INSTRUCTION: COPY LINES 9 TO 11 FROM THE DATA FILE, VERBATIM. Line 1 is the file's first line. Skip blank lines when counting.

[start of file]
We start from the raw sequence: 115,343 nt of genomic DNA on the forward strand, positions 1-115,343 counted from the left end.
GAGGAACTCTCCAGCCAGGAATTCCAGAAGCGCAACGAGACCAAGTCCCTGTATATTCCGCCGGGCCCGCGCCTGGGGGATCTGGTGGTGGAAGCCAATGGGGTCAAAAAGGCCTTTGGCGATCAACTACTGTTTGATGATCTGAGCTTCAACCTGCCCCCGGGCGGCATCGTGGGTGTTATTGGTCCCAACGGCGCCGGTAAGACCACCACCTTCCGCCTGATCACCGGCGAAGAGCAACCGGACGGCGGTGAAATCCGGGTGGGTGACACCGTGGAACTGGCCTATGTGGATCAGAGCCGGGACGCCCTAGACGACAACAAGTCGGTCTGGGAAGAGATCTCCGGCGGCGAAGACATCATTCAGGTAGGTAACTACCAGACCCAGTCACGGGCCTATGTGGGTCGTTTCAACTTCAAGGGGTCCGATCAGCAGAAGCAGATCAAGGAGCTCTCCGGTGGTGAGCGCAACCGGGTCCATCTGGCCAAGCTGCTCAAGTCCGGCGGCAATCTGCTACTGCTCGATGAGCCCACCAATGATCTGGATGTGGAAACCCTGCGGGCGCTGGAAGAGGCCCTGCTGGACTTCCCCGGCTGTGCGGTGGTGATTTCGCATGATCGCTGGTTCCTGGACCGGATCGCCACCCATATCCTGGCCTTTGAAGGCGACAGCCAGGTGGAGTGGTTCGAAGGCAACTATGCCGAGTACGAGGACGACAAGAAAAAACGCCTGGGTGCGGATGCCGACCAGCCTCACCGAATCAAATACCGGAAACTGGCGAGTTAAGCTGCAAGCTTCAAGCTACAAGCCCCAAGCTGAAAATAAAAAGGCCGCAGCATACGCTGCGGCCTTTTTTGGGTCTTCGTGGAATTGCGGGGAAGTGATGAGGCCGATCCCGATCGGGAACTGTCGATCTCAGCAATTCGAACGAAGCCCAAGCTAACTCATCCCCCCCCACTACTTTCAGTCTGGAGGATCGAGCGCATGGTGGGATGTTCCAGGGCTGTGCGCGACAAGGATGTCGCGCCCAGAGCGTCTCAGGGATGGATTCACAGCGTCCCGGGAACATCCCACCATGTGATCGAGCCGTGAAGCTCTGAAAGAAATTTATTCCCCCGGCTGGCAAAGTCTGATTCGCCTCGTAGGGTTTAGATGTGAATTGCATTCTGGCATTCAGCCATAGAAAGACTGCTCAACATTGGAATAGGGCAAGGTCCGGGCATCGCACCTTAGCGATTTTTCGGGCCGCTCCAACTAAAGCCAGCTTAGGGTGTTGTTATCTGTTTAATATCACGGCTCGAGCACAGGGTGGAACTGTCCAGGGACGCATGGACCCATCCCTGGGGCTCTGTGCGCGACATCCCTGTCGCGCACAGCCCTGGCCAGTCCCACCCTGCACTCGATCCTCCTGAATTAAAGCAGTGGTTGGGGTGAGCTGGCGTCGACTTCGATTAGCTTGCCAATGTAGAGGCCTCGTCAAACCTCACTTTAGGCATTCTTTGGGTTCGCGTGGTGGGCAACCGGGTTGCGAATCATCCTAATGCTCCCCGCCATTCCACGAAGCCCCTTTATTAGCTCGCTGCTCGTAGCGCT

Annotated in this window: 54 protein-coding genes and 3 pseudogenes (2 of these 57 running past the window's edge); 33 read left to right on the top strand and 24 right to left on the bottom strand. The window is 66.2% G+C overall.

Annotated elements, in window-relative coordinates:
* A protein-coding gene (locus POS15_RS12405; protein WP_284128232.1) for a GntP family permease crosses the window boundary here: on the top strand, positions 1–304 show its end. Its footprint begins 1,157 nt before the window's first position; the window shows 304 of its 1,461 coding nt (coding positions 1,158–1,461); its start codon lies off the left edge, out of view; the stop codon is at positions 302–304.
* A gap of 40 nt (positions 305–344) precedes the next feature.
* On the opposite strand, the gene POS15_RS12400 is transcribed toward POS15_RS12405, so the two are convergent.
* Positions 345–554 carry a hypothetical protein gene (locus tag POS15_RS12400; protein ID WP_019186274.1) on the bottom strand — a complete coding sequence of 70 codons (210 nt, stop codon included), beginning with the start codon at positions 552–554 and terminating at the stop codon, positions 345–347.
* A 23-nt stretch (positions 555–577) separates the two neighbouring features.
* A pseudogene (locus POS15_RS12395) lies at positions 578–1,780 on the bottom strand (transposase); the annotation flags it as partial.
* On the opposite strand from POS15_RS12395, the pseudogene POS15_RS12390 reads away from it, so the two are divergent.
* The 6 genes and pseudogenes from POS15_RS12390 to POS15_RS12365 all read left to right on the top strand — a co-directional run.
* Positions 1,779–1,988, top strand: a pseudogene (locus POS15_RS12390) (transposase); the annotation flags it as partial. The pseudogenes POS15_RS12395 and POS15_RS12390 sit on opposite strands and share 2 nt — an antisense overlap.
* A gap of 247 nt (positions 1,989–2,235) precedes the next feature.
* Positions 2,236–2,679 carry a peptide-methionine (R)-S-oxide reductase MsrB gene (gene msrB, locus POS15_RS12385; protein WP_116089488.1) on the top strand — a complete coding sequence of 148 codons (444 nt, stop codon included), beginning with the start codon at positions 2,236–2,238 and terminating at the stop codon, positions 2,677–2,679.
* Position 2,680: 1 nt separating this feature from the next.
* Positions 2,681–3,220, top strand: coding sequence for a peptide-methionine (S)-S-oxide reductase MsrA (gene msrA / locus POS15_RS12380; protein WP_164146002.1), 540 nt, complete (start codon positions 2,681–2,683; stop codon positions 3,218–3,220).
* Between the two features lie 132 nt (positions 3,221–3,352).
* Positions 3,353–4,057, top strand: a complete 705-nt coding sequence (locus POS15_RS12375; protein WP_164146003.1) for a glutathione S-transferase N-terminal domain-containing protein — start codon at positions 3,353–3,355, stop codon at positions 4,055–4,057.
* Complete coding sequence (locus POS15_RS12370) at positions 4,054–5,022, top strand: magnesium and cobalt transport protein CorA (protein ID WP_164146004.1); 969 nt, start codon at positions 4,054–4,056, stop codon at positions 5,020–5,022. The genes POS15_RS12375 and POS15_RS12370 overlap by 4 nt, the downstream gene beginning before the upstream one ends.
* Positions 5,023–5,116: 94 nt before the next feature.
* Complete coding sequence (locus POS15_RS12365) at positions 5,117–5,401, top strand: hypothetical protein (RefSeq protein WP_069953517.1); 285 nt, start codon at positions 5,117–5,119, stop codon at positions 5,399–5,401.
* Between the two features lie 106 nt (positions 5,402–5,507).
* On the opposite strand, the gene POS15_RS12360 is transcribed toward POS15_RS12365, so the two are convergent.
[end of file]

* A 23-nt stretch (positions 555–577) separates the two neighbouring features.
* A pseudogene (locus POS15_RS12395) lies at positions 578–1,780 on the bottom strand (transposase); the annotation flags it as partial.
* On the opposite strand from POS15_RS12395, the pseudogene POS15_RS12390 reads away from it, so the two are divergent.